Humanity is divided. Until recently, the Colonial Union and Earth had a codependent, if not mutually beneficial, relationship. In the highly anticipated follow up to The Last Colony, The Human Division checks the pulse of the galaxy after John Perry exposed the fact the Colonial Union sequestered planet Earth for two hundred years in order to farm colonists and soldiers. Earth now has a choice: ally with the Colonial Union or join the Conclave, which represents some four hundred alien races.
This time ‘round our tour guide is Harry Wilson, Colonial Defense Force (CDF) soldier and former member of the Old Farts. The Colonial Union is practicing diplomacy and Harry, who has been acting in more a technical than military capacity for several years, winds up a member of the B-Team. Also known as the Fire team, Harry and his cohorts—Ambassador Abumwe, Hart Schimdt of the Diplomatic Service, their reluctant ship’s captain, Sophia Coloma, and a handful of others—attend the lost causes. Situations where diplomacy is about to fail, or has failed, or might fail. Figuratively, they’re assigned a leaky dingy, given a rusted bucket and told to bail. It can’t get any worse, so do your best! Being the good, determined people they are, that’s just what they do.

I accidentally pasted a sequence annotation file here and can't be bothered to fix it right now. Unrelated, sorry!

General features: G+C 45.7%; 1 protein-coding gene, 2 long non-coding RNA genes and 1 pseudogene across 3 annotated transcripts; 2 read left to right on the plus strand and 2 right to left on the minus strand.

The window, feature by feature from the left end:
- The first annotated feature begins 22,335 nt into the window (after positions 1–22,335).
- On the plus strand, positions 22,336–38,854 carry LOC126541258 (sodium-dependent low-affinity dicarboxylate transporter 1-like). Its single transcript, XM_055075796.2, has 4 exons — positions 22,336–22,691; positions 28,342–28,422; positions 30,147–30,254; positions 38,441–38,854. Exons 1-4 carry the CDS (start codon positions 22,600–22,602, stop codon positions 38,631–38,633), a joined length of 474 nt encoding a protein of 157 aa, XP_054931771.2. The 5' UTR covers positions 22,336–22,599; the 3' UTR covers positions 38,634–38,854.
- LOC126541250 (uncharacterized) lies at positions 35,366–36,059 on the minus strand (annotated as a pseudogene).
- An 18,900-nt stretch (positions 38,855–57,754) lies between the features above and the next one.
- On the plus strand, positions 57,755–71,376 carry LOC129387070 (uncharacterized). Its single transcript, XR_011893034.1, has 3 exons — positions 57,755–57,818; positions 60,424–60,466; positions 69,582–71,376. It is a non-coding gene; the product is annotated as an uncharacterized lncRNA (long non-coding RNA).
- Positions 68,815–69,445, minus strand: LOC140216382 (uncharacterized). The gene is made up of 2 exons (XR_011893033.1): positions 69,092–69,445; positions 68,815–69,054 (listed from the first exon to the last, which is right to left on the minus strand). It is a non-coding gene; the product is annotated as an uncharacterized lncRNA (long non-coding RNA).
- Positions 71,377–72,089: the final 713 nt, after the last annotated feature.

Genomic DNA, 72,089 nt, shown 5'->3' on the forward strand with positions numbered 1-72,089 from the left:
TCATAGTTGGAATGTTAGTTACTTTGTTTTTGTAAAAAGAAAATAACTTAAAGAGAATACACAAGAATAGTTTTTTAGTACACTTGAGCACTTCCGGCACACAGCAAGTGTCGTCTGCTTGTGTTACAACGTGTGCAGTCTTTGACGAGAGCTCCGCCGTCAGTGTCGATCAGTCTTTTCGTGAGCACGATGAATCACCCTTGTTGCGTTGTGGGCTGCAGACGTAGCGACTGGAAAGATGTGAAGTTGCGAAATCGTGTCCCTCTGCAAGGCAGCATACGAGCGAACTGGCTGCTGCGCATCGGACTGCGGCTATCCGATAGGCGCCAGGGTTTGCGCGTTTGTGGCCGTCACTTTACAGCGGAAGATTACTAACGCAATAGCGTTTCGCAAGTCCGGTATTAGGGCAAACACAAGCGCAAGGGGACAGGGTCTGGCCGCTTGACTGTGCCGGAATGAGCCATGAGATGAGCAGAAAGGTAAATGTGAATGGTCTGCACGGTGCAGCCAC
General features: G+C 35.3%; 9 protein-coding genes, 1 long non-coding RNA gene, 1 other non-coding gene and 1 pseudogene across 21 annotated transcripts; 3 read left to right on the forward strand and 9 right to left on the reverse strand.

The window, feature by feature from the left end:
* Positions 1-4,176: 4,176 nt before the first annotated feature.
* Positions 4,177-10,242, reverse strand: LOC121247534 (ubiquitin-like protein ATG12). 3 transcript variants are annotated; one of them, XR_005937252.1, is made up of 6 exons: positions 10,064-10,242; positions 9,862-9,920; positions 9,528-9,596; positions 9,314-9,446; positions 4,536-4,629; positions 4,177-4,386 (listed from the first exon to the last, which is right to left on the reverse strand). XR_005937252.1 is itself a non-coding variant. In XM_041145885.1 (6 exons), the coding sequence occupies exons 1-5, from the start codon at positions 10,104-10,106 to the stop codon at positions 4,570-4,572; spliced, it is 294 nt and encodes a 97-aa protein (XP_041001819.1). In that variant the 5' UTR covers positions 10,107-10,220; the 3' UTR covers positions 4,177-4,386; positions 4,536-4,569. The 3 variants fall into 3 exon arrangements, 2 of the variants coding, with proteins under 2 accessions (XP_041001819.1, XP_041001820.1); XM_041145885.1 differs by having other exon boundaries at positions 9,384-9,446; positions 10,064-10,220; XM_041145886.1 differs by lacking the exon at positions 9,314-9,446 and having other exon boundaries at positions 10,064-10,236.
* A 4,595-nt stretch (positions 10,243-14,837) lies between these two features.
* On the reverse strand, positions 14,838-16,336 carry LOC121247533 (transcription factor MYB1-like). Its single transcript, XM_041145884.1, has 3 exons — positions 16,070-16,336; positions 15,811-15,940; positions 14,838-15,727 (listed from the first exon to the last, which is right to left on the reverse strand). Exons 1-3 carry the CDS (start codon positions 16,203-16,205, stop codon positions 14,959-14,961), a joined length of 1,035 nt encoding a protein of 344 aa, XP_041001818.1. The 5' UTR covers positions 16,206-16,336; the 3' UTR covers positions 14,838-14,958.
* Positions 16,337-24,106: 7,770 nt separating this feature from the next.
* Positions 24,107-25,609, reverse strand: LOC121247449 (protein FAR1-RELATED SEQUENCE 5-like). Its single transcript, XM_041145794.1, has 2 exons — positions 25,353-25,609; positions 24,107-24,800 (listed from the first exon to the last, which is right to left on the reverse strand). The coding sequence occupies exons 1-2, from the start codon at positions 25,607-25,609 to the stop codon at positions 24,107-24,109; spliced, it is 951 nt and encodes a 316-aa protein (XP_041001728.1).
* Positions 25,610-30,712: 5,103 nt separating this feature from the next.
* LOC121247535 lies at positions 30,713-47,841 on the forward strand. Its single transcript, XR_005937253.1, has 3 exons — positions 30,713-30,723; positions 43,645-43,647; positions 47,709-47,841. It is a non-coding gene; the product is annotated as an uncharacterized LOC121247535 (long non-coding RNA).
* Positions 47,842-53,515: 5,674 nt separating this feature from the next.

Though the fate of humanity seems to be consigned to a rapidly oxidizing tin pail, Scalzi still manages to inject humour into nearly every page of the novel. The aliens spit, swear and sob. Diplomacy is sometimes decided by single combat and negotiations are interrupted by a brain in a box. A bush eats a diplomat’s dog. (Oops, the bit about the bush could be considered a spoiler.)
Harry and his team also face peril and sacrifice as they work not only for, but against the Colonial Union and the CDF, the Conclave and a mysterious third party intent on disrupting every attempt at diplomacy.